Fortunately, the weather was good on the Thursday, and we were all feeling much better, although Merle and Alan were still a little under the weather. That night was the Captain’s Cocktail party and Welcome Aboard Dinner, which were very good. Friday we were due to arrive in Las Palmas at approx 11.00 am.

 

Friday 19th September was a beautiful day, Alan went in the swimming pool for about half an hour. We arrived at the Las Palmas Pilot station at 11.00 am and eventually berthed at about noon. After an early lunch we went ashore at about 2.00 pm. There were lots of traders on the long wharf, goods were fairly cheap compared to U K. We bought a bottle of White Horse Whisky for 18 shillings, a one-litre bottle of Bacardi for 10 shillings and a nice leather hold all bag (Camel bag) for £4. We rode in a horse drawn taxi to the town, past lovely palms, orchids and cacti growing in the public gardens, and saw two black swans on a pond. The beach and surf were lovely, but the smell wasn’t too good! Back on the ship at 5.00 pm, and she sailed at 6.30. Several passengers were late and missed the ship, however they were ferried out to the ship in a tender. That night Merle, Alan and I had sore throats.

 

The next day our throats were better after gargling with Milton. It was a warm day, and we spent the day relaxing. Sunday it was very hot as we headed south down the coast of Africa, we stayed indoors but even there it was difficult to keep cool. Monday was a little cooler as there were heavy showers to cool the atmosphere. Merle and I went to the Cinema to see “Half a Sixpence” with Tommy Steele, while Mam went to play Bingo. I had not been sleeping too well, suffering from asthma symptoms.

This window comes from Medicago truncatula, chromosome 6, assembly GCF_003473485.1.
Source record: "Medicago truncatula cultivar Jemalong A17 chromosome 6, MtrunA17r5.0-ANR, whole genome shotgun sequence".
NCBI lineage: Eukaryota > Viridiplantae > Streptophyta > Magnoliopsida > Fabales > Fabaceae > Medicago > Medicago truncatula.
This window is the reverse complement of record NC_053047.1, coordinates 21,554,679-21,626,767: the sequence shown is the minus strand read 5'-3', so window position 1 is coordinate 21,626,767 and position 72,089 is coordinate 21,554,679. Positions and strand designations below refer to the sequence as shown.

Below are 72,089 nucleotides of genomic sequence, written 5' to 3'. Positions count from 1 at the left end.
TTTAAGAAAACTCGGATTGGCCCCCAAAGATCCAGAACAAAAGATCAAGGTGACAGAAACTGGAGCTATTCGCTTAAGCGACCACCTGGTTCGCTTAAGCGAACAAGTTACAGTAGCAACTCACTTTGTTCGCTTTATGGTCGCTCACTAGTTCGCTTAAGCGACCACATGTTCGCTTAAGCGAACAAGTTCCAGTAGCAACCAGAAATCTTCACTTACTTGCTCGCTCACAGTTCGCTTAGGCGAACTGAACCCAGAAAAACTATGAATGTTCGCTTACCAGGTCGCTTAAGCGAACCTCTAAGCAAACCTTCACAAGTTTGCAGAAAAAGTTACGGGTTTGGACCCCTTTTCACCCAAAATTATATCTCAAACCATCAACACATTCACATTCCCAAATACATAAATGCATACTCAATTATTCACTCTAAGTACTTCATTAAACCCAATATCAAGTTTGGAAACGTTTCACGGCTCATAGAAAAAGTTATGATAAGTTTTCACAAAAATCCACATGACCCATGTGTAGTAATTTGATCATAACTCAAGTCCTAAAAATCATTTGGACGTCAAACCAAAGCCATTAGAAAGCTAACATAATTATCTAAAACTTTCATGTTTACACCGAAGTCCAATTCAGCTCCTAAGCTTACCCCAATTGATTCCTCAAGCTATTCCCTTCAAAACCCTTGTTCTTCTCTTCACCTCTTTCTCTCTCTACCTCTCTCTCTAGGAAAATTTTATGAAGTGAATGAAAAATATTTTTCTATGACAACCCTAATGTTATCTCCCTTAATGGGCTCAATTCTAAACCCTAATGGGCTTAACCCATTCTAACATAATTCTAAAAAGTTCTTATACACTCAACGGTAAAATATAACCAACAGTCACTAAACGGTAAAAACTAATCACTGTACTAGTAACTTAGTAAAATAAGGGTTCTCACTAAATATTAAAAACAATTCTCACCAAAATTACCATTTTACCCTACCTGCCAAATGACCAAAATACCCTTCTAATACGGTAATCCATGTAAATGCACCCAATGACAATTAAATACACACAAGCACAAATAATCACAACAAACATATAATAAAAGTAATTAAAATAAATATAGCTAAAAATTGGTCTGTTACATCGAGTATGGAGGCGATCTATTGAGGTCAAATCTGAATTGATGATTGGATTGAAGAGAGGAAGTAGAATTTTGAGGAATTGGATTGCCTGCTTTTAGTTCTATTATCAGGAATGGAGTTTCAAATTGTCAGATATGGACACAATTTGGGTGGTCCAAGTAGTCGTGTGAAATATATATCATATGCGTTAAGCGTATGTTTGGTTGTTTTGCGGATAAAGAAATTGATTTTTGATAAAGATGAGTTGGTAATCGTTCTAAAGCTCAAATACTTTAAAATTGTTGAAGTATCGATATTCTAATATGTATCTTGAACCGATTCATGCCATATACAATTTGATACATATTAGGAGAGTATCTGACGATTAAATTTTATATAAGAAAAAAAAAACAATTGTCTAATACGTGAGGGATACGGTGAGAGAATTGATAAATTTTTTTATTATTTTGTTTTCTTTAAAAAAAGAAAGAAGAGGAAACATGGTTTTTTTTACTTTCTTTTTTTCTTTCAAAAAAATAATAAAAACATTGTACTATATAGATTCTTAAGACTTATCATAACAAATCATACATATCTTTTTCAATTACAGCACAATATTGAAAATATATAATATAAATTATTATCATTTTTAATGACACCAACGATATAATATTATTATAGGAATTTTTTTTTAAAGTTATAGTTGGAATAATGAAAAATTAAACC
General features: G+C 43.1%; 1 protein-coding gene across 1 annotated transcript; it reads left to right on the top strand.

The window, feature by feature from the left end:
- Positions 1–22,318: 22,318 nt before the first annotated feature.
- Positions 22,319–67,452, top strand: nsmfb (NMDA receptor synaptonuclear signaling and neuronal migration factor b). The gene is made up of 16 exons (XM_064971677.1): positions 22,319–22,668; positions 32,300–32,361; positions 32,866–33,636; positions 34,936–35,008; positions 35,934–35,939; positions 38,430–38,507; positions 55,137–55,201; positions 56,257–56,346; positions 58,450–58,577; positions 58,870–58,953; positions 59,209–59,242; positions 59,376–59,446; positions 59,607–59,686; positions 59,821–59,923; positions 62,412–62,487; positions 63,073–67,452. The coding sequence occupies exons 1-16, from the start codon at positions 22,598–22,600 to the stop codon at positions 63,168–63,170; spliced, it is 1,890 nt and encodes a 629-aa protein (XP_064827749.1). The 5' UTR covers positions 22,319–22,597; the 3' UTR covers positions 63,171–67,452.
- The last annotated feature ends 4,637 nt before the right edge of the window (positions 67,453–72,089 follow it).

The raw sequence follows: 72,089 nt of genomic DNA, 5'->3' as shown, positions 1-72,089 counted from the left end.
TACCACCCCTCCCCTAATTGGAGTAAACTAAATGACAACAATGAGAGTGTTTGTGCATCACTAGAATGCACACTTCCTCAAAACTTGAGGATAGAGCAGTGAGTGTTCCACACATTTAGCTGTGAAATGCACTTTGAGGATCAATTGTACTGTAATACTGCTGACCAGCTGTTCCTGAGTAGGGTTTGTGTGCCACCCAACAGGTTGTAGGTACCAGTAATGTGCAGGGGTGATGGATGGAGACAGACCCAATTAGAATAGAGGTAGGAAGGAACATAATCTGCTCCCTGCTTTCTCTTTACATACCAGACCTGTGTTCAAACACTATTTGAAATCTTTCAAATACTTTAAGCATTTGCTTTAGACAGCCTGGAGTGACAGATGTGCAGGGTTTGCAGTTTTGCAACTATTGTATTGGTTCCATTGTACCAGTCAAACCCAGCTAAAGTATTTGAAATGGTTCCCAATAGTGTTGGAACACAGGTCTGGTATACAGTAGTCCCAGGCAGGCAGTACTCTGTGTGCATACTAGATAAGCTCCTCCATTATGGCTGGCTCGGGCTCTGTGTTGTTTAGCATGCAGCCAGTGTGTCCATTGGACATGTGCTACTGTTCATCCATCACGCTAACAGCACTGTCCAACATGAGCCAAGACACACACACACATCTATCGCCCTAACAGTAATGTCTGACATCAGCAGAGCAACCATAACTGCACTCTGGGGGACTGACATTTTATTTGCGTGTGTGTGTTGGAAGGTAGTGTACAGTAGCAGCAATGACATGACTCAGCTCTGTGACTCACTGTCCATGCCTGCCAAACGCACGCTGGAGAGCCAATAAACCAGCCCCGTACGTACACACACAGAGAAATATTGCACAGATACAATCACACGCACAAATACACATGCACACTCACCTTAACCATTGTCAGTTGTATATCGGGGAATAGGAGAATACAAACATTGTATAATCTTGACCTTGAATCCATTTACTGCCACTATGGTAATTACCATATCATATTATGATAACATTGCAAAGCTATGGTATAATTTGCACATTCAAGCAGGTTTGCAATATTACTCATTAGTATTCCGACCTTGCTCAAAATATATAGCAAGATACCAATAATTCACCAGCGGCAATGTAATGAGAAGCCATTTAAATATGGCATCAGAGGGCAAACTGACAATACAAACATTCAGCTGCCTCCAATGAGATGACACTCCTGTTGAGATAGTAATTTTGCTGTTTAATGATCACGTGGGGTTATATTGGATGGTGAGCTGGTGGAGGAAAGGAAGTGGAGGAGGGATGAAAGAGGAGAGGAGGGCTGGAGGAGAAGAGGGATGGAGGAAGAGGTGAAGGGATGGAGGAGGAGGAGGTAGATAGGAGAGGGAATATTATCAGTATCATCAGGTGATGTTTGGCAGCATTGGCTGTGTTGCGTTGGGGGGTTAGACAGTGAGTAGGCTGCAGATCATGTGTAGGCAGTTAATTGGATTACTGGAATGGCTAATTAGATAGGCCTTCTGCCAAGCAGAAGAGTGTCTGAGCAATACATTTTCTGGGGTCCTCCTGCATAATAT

On Tuesday 23rd September we crossed the Equator! The Equator crossing ceremony was very good, King Neptune and his Court initiated several “first timers”, and the ceremony was hilarious.

Position: 0º 6’ S, 9º 28’ W, 503 miles traveled, av speed 20.96knots, 142º, 2600 fathoms, 2573 miles to Capetown. Sea temp 80ºF

 

Wednesday 24th, and Merle woke with a head cold, so spent the day in her bunk. The day was much cooler.

Position: 6º 59’ S, 4º 35’ W, 496 miles, Av 20.67 knots, 142º, 2450 fathoms, 74ºF, 2070 miles from Capetown.

 

Thursday 25th, it was cooler again today and fairly rough. Merle was still not too well so visited the Doctor, who gave her penicillin lozenges and tablets. Alan was sick twice but otherwise O K. Mam was not too well in the evening so did not go to dinner. Fancy dress parade tonight.

Position: 13º 24’ S 0º 31’ E, 486 miles, Av 20.2 knots. 141º 2650 fathoms 72ºF, 1548 miles to Capetown.

 

Friday 26th, very cool today and Officers back in winter uniform. Merle was not too well again and stayed in bed. Mam wasn’t too well again but managed to go to lunch. Alan wasn’t too well but was up and about. I went to the Dr for medicine to relieve phlegm and help sleep.

Position: 19º 14’ S 5º 48’ E 489 miles 21.26 knots 141º 2780 fathoms 67ºF 1089 miles to Capetown.

 

Saturday 27th, it was cold today. Merle managed to get to breakfast, then to the Doctor. He gave her some different tablets and vitamin tablets. Today was the “Buffet Magnifique”, we took some photos of the buffet bit did not partake of the buffet lunch. Merle stayed up till 8.00 pm then went to bed. Mam & I went to Bingo.

Position: 26º 3’S 11º 16’ E 488 miles, 20.23 knots, 141º 2230 fathoms 65ºF 601 miles to Capetown.